Asteroid 2014 HF5 passed by the Earth at a distance of 5 662 000 km (a little under 15 times the distance between the Earth and the Moon) slightly after 6.10 pm GMT on Friday 25 April 2014. There was no danger of the asteroid hitting us, though had it done so it would have presented only a very limited threat. 2014 HF5 is calculated to have an equivalent diameter of 16-52 m (that is to say a spherical object with the same volume would be 16-52 m in diameter), and an object of this size would be expected to break up in the Earth's atmosphere between 26 km and 8 km above the Earth's surface, with only fragmentary material reaching the ground, though being directly under an object towards the upper end of this range would probably be fairly unpleasant.
2014 HF5 was discovered on 24 April 2014 (the day before its closest approach to the Earth) by the University of Arizona's Catalina Sky Survey, which is located in the Catalina Mountains north of Tucson. The designation 2014 HF5 implies that it was the 131st asteroid (asteroid F5) discovered in the second half of April 2014 (period 2014 H).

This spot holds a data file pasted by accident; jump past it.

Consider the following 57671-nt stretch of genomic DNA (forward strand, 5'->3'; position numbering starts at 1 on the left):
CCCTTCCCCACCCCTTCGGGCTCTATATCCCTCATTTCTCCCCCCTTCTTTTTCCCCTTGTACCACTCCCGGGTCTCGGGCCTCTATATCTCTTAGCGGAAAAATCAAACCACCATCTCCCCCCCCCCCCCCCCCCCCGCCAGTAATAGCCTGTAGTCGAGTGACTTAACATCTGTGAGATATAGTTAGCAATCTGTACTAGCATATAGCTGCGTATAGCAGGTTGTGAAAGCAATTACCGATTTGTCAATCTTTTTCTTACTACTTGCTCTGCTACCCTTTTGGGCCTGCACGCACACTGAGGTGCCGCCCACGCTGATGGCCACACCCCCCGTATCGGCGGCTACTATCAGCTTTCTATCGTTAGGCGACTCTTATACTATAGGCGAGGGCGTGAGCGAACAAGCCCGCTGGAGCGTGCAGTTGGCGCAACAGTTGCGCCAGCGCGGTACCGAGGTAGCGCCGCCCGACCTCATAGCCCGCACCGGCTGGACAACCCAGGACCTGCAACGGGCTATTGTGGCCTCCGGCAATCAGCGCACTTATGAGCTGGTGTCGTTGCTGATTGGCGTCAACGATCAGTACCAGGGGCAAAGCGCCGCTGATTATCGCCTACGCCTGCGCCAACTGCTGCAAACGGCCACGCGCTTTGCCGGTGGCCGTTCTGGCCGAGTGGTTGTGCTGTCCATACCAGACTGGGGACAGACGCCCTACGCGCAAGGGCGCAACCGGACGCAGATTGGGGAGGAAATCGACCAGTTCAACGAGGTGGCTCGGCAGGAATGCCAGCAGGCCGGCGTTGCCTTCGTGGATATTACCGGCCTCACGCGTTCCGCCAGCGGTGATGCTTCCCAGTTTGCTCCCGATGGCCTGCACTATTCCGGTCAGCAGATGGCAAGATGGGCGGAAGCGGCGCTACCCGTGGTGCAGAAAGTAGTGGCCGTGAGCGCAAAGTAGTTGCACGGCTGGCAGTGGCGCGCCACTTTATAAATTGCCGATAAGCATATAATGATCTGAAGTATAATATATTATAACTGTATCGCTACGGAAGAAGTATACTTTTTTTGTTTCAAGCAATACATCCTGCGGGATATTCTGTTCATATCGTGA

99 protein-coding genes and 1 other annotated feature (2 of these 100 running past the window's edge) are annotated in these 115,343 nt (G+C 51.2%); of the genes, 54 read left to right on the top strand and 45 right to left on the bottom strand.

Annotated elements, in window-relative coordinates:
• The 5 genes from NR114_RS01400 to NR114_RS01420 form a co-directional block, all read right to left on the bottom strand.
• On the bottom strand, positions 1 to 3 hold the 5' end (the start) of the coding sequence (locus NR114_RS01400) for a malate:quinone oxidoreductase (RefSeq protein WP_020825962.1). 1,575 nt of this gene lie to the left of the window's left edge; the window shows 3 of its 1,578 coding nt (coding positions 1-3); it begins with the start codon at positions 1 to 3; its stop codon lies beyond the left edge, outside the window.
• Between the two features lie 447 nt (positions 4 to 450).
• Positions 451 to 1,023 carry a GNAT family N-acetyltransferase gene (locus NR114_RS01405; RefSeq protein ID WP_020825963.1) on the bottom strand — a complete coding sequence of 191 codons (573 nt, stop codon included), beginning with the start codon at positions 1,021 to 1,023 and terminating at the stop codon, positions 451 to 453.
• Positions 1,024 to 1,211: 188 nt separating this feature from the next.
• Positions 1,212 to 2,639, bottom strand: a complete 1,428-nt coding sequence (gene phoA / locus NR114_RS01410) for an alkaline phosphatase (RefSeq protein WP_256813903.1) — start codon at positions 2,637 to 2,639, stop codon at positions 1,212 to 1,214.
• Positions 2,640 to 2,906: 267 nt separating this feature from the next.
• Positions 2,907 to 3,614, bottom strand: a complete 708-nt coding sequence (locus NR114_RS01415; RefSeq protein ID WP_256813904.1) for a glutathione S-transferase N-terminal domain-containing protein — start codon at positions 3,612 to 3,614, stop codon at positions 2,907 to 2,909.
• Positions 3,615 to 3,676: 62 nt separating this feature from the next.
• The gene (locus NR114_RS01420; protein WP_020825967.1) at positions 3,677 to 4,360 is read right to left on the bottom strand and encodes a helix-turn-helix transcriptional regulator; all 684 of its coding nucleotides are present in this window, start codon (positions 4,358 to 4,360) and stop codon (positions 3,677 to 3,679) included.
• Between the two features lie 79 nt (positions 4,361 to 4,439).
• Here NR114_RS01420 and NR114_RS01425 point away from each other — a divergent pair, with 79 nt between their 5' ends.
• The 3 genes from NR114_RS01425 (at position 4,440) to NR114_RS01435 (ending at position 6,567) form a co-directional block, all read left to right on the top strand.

While 2014 HF5 occasionally comes near to the Earth, it does not actually cross our orbital path. It has an elliptical 956 day orbit, that takes it from 1.04 AU from the Sun (1.04 times the distance at which the Earth orbits the Sun), slightly outside our orbit, to 2.75 AU from the Sun, (2.75 times the distance at which the Earth orbits the Sun, considerably more than the distance at which the planet Mars orbits the Sun). As a Near Earth Object that remains strictly outside the orbit of the Earth it is classed as an Amor Family Asteroid.
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